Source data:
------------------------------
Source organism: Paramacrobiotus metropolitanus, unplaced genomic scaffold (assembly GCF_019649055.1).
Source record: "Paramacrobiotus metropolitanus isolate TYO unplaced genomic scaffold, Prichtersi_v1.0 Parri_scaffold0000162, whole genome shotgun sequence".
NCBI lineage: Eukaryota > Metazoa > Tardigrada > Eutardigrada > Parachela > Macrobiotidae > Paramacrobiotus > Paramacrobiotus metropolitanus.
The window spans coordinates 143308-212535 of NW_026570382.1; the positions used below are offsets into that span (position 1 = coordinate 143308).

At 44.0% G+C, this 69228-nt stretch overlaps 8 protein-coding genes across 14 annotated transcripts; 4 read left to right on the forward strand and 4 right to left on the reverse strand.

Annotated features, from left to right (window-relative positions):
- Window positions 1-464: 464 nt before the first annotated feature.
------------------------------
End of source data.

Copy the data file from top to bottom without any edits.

Source organism: Paramacrobiotus metropolitanus, unplaced genomic scaffold (assembly GCF_019649055.1).
Source record: "Paramacrobiotus metropolitanus isolate TYO unplaced genomic scaffold, Prichtersi_v1.0 Parri_scaffold0000162, whole genome shotgun sequence".
NCBI lineage: Eukaryota > Metazoa > Tardigrada > Eutardigrada > Parachela > Macrobiotidae > Paramacrobiotus > Paramacrobiotus metropolitanus.
The window spans coordinates 143308-212535 of NW_026570382.1; the positions used below are offsets into that span (position 1 = coordinate 143308).

At 44.0% G+C, this 69228-nt stretch overlaps 8 protein-coding genes across 14 annotated transcripts; 4 read left to right on the forward strand and 4 right to left on the reverse strand.

Annotated features, from left to right (window-relative positions):
- Window positions 1-464: 464 nt before the first annotated feature.